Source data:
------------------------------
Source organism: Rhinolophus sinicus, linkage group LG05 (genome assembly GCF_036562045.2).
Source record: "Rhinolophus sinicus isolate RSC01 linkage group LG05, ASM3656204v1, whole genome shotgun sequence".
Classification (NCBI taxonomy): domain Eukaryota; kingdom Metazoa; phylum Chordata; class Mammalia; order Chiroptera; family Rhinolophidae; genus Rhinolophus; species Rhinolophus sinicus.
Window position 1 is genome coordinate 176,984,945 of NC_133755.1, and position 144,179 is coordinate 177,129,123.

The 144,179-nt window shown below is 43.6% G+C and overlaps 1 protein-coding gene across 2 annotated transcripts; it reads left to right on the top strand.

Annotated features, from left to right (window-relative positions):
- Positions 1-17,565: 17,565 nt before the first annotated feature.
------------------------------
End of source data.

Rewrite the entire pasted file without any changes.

Source organism: Rhinolophus sinicus, linkage group LG05 (genome assembly GCF_036562045.2).
Source record: "Rhinolophus sinicus isolate RSC01 linkage group LG05, ASM3656204v1, whole genome shotgun sequence".
Classification (NCBI taxonomy): domain Eukaryota; kingdom Metazoa; phylum Chordata; class Mammalia; order Chiroptera; family Rhinolophidae; genus Rhinolophus; species Rhinolophus sinicus.
Window position 1 is genome coordinate 176,984,945 of NC_133755.1, and position 144,179 is coordinate 177,129,123.

The 144,179-nt window shown below is 43.6% G+C and overlaps 1 protein-coding gene across 2 annotated transcripts; it reads left to right on the top strand.

Annotated features, from left to right (window-relative positions):
- Positions 1-17,565: 17,565 nt before the first annotated feature.